Irregularities in the rains that are provoked by climate change are leading the country to doubt hydropower as the basis of national electricity supply.
The concern made the Government ask the Costa Rican Electricity Institute (ICE) to have a study to determine the effect of present and future variability in rainfall on electricity production.
This was carried out in an agreement ,Subsectorial Energy Council, approved May 2.
In this high-level committee, we have the Minister of Environment, Energy and Telecommunications, René Castro the chief executive of ICE, Teofilo de la Torre, and the president of the Costa Rican Oil Refinery (Recope), Jorge Villalobos all involved.
The Minister Rene Castro said that climate change in Costa Rica and the world is affecting areas such as hydro production.
“What I want is to have a formal study and then make a deep discussion.” said Castro.
Today the dams represent 59% (1,644 megawatts) of the country’s installed capacity (2,766 MW). Last year these plants contributed 73% of generation.
In that year, was incorporated Pirrís plant (134 MW) the hydroelectric generation decreased more in 2010.
Therefore, the country burned more diesel and bunker to make up for the missing energy needed.
The analysis was responsible to ICE and the financing could come from the Inter-American Development Bank (IDB). In addition, they should define if geothermal-based volcanic gas, could become the basis of energy supply.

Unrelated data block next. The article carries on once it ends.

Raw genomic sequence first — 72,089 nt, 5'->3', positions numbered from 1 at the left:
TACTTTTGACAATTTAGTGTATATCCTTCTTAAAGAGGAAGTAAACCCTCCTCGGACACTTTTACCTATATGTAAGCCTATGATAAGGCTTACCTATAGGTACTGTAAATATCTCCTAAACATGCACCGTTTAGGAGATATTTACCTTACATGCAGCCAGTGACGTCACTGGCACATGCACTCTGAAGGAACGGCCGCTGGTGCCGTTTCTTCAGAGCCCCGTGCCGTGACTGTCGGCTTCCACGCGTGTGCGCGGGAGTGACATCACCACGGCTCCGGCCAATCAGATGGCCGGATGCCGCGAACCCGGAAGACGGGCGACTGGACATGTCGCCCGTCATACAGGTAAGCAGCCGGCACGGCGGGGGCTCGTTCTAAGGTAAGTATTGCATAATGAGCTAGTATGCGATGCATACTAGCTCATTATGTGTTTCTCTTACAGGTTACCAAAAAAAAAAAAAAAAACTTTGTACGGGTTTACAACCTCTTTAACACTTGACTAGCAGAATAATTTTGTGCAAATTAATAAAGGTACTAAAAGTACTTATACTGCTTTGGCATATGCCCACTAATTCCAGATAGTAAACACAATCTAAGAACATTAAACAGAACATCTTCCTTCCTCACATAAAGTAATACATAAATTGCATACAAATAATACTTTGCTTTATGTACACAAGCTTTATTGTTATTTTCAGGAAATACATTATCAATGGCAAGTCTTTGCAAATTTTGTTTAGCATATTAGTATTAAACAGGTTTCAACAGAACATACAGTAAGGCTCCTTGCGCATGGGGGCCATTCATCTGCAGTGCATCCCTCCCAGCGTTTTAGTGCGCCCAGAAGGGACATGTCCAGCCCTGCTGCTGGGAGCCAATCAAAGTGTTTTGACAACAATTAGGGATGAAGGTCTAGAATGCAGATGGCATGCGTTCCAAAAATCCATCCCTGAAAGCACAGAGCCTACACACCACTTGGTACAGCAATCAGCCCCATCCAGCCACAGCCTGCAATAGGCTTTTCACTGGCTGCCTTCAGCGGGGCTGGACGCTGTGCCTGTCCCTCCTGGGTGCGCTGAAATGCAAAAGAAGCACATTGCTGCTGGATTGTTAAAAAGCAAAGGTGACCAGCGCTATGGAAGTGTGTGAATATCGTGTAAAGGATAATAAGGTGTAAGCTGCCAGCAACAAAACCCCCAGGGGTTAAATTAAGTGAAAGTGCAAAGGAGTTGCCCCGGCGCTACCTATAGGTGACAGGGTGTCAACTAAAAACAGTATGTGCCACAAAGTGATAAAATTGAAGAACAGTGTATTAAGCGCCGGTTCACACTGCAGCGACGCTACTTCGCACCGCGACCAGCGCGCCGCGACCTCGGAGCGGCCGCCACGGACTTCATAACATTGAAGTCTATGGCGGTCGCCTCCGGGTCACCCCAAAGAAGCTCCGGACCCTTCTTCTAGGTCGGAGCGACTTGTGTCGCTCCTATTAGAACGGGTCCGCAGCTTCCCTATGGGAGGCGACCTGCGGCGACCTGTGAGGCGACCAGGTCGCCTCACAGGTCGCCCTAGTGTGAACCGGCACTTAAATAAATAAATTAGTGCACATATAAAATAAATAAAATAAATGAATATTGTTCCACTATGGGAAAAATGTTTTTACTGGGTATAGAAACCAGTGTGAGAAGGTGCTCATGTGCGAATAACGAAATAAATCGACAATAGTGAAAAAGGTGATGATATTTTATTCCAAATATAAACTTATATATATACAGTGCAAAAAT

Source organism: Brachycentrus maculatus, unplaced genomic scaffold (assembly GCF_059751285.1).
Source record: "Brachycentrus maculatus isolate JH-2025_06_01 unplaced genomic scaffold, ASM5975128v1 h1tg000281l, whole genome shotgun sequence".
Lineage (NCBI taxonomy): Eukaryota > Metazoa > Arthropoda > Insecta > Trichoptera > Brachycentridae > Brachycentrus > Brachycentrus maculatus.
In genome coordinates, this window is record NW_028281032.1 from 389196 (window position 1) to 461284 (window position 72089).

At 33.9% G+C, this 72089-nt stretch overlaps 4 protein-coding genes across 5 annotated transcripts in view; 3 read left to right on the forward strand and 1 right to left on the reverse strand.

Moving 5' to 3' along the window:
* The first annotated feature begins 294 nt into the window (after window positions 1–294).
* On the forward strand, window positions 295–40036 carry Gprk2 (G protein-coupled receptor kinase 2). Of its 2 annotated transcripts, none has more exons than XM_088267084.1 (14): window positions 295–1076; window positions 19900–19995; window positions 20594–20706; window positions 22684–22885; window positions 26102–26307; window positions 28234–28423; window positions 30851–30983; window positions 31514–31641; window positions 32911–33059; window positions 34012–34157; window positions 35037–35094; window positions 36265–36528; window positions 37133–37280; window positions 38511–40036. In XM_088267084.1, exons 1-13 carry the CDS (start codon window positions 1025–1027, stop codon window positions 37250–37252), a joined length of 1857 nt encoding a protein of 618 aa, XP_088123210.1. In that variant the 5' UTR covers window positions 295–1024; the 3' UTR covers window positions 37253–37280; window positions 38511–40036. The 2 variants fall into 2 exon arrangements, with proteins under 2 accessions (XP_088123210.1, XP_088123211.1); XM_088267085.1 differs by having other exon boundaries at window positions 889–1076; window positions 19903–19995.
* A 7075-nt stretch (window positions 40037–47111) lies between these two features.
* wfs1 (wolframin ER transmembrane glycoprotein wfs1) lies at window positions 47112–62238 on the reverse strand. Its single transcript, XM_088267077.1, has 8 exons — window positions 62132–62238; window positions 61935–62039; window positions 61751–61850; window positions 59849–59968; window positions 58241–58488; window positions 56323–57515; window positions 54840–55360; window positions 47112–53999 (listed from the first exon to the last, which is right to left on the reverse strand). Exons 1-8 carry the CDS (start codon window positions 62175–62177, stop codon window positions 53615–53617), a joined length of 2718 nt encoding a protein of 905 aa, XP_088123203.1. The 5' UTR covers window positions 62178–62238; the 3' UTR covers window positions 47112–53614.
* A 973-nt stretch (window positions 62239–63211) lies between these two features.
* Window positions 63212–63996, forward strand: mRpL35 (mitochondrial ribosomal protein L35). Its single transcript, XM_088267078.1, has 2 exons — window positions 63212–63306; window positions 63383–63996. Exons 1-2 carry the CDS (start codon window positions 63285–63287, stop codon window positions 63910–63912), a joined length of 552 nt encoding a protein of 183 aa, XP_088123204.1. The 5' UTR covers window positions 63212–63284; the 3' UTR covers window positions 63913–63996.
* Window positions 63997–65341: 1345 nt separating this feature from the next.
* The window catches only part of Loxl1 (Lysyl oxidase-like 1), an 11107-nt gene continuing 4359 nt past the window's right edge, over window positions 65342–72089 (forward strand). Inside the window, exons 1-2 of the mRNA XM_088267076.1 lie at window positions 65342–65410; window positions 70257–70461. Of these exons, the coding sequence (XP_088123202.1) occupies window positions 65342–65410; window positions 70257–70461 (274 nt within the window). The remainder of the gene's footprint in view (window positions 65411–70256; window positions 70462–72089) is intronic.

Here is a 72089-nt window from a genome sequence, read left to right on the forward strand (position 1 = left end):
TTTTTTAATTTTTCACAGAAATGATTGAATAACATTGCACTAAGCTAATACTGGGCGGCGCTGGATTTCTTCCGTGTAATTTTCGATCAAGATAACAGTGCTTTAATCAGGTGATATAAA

Geothermal energy has the advantage of being continuous all year and is less polluting. Also, it is 10 times cheaper than that produced with hydrocarbons.
The plants totaling 200 MW today and it is considered that the full potential of the country may exceed 800 MW.
There would be 600 MW that are not exploited but have the limitations of being in protected areas.
Gilbert de la Cruz, director of the National Electrical ICE Planning, explained that geothermal energy is firm and has fewer emissions of greenhouse gases, so the country should not miss the opportunity and use them.
In his opinion, there is still no evidence of the effect of climate change on hydropower. But there is more marked extremes: very dry periods or very rainy and flooding, Rene Castro said.
Walter Vergara, head of the Division of Climate Change and Sustainability Bank, confirmed the interest to support studies on the impact of climate change in generation.
“It’s the right time to perform a long-term planning and make decisions to increase the resistance of the generation system to the impacts of climate change,” he.